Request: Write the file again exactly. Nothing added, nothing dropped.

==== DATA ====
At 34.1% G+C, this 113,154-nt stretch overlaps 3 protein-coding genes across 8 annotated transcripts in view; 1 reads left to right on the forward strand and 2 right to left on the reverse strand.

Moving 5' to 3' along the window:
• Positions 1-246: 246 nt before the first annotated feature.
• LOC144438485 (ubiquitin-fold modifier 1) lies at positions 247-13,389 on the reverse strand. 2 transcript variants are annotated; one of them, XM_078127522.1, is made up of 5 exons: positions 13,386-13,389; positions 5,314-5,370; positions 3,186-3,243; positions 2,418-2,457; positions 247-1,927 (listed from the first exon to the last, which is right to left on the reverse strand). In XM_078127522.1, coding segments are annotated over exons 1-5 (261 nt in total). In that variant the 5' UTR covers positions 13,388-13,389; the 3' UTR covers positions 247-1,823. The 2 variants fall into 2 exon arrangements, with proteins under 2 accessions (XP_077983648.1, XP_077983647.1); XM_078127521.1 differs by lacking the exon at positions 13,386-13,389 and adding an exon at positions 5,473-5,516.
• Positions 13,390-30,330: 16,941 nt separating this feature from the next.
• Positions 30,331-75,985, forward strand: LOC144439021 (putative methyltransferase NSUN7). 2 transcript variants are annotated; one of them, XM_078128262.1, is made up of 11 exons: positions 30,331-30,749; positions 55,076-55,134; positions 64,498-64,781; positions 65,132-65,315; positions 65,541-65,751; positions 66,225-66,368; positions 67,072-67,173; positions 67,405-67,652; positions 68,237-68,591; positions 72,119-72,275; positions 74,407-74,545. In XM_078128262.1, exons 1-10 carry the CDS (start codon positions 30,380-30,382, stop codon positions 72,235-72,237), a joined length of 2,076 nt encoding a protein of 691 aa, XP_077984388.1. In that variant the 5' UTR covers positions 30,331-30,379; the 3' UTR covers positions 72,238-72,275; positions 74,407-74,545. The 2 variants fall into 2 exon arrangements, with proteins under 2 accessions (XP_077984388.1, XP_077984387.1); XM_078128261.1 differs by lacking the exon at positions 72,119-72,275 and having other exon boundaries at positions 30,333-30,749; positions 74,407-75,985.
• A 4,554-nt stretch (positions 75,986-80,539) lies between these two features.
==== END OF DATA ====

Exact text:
At 34.1% G+C, this 113,154-nt stretch overlaps 3 protein-coding genes across 8 annotated transcripts in view; 1 reads left to right on the forward strand and 2 right to left on the reverse strand.

Moving 5' to 3' along the window:
• Positions 1-246: 246 nt before the first annotated feature.
• LOC144438485 (ubiquitin-fold modifier 1) lies at positions 247-13,389 on the reverse strand. 2 transcript variants are annotated; one of them, XM_078127522.1, is made up of 5 exons: positions 13,386-13,389; positions 5,314-5,370; positions 3,186-3,243; positions 2,418-2,457; positions 247-1,927 (listed from the first exon to the last, which is right to left on the reverse strand). In XM_078127522.1, coding segments are annotated over exons 1-5 (261 nt in total). In that variant the 5' UTR covers positions 13,388-13,389; the 3' UTR covers positions 247-1,823. The 2 variants fall into 2 exon arrangements, with proteins under 2 accessions (XP_077983648.1, XP_077983647.1); XM_078127521.1 differs by lacking the exon at positions 13,386-13,389 and adding an exon at positions 5,473-5,516.
• Positions 13,390-30,330: 16,941 nt separating this feature from the next.
• Positions 30,331-75,985, forward strand: LOC144439021 (putative methyltransferase NSUN7). 2 transcript variants are annotated; one of them, XM_078128262.1, is made up of 11 exons: positions 30,331-30,749; positions 55,076-55,134; positions 64,498-64,781; positions 65,132-65,315; positions 65,541-65,751; positions 66,225-66,368; positions 67,072-67,173; positions 67,405-67,652; positions 68,237-68,591; positions 72,119-72,275; positions 74,407-74,545. In XM_078128262.1, exons 1-10 carry the CDS (start codon positions 30,380-30,382, stop codon positions 72,235-72,237), a joined length of 2,076 nt encoding a protein of 691 aa, XP_077984388.1. In that variant the 5' UTR covers positions 30,331-30,379; the 3' UTR covers positions 72,238-72,275; positions 74,407-74,545. The 2 variants fall into 2 exon arrangements, with proteins under 2 accessions (XP_077984388.1, XP_077984387.1); XM_078128261.1 differs by lacking the exon at positions 72,119-72,275 and having other exon boundaries at positions 30,333-30,749; positions 74,407-75,985.
• A 4,554-nt stretch (positions 75,986-80,539) lies between these two features.